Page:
The Mind-Boggling Ames Window Illusion Still Works After You Figure It Out

For many optical illusions, there’s a life cycle on a person-to-person basis, and it’s often pretty short (see exhibit A: the black and blue or white and gold dress). First, the observer sees the illusion and is fooled by it. Then, they discover why it provides the effect it does, and once they know that, they can revisit the illusion from a new perspective, one that lets them see behind the curtain and no longer be affected by it in the same way. Then there’s the Ames Window, which remains weird as heck all the time, even after you’ve seen it debunked in multiple ways.

The illusion got its name from Adelbert Ames Jr., the scientist who invented the illusion in 1946 (despite the video saying it was 1951). In a recently shared clip from the vintage Australian program The Curiosity Show, Dr. Deane Hutton introduces the Ames window, first demonstrating the window in its initial state. When rotated at a consistent rate on a turntable, the window appears to be changing the direction of its rotation, even though its movement remains regular and unchanged. Hutton explains it’s because the Ames window is actually a trapezoid, but since our brains are so used to seeing rectangular windows, some cognitive dissonance fools us. Hutton’s attempts to stop the illusion from working only make things stranger: He’s able to make it look like a matchbox is rotating around the window, and like a ruler is passing right through it.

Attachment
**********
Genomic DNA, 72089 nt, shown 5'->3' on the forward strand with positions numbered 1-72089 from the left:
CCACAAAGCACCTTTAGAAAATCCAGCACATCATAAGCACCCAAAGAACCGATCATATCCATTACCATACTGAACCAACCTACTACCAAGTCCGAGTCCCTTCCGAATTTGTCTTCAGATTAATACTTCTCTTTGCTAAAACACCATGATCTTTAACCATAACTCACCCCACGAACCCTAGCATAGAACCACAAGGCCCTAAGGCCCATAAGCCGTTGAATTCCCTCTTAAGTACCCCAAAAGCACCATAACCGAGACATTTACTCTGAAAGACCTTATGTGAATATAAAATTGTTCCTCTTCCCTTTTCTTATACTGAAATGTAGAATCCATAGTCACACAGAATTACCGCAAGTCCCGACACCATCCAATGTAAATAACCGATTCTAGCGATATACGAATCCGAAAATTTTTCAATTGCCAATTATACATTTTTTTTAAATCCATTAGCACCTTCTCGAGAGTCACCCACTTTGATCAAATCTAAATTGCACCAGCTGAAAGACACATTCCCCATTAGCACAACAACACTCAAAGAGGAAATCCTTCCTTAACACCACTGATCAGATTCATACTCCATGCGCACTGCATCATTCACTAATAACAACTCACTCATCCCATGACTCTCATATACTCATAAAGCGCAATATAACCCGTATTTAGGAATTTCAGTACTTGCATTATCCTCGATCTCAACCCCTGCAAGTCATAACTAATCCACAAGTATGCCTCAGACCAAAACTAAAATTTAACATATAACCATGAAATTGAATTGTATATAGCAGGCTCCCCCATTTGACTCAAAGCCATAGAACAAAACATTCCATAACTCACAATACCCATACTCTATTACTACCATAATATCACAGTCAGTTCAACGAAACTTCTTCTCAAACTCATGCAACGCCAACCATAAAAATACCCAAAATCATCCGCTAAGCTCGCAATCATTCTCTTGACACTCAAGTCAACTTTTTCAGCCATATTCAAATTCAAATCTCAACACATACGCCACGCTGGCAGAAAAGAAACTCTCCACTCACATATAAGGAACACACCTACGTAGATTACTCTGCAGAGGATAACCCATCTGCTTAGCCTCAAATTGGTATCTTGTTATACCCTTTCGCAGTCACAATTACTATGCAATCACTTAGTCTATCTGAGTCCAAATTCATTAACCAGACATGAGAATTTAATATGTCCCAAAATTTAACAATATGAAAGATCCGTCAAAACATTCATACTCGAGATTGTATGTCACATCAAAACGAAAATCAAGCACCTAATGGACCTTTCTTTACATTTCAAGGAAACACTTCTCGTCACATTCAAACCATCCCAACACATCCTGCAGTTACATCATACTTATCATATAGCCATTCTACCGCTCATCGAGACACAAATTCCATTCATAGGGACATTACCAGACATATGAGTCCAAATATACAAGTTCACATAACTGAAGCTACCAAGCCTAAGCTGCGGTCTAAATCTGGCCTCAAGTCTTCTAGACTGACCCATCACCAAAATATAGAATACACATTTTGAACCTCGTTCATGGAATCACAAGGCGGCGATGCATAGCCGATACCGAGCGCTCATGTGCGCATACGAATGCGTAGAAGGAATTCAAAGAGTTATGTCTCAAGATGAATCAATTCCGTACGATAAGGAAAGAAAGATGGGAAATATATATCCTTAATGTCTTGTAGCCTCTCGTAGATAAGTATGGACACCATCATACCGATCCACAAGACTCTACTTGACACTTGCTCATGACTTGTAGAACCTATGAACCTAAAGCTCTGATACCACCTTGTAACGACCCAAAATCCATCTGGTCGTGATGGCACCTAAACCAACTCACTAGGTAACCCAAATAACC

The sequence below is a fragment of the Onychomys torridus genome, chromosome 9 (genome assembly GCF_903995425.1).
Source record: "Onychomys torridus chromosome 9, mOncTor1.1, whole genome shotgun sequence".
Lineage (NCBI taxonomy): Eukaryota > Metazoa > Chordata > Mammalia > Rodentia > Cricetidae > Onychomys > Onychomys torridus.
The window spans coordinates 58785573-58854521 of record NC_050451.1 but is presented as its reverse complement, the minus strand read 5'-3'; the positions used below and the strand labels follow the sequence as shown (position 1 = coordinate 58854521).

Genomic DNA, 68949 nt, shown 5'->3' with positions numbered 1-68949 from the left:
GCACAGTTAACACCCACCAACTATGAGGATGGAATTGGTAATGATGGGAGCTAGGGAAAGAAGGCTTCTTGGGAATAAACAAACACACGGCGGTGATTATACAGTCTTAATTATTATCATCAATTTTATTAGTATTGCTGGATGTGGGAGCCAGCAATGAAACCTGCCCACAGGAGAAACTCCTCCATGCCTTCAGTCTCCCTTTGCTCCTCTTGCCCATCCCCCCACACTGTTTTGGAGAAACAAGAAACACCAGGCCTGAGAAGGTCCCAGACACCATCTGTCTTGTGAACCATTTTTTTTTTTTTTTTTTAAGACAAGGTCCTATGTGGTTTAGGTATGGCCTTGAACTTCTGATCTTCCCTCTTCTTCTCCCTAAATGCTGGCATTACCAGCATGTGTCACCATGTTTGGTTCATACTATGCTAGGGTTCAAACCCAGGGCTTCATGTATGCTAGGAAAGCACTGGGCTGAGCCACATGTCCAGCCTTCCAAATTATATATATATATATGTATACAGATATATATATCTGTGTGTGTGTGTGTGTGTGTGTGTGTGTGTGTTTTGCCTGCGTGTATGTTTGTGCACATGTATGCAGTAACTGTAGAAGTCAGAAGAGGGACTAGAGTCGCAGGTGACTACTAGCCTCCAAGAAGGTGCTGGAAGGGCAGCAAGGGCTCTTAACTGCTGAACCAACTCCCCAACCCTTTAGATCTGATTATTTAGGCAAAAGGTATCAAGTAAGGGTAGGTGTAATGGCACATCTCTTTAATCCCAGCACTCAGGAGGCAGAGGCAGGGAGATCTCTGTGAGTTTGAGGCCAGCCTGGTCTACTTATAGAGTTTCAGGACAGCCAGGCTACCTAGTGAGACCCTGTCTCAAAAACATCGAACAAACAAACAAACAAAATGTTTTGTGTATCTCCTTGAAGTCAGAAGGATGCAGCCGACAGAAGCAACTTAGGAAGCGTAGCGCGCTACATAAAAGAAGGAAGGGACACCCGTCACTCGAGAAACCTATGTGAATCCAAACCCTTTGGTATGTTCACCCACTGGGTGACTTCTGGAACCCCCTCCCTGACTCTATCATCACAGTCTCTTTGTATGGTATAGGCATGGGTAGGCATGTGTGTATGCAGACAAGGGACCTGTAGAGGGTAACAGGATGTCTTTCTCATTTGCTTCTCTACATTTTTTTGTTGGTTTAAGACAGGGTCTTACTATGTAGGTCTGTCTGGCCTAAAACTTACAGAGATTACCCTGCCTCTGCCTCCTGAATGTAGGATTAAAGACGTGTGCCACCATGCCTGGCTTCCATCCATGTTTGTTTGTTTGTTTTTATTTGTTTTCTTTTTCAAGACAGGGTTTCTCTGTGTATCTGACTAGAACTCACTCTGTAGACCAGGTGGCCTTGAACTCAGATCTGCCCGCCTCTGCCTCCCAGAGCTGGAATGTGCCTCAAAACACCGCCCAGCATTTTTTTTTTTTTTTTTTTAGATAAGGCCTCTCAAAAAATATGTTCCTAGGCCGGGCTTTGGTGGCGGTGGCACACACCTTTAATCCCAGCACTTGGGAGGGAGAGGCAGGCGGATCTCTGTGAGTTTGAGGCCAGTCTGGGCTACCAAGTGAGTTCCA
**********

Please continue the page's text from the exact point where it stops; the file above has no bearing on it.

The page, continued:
It’s a fascinating illusion, so watch it for yourself in the video above, and if you know of any other illusions that are similarly confusing, share them in the comments below!

Featured Image: CuriosityShow

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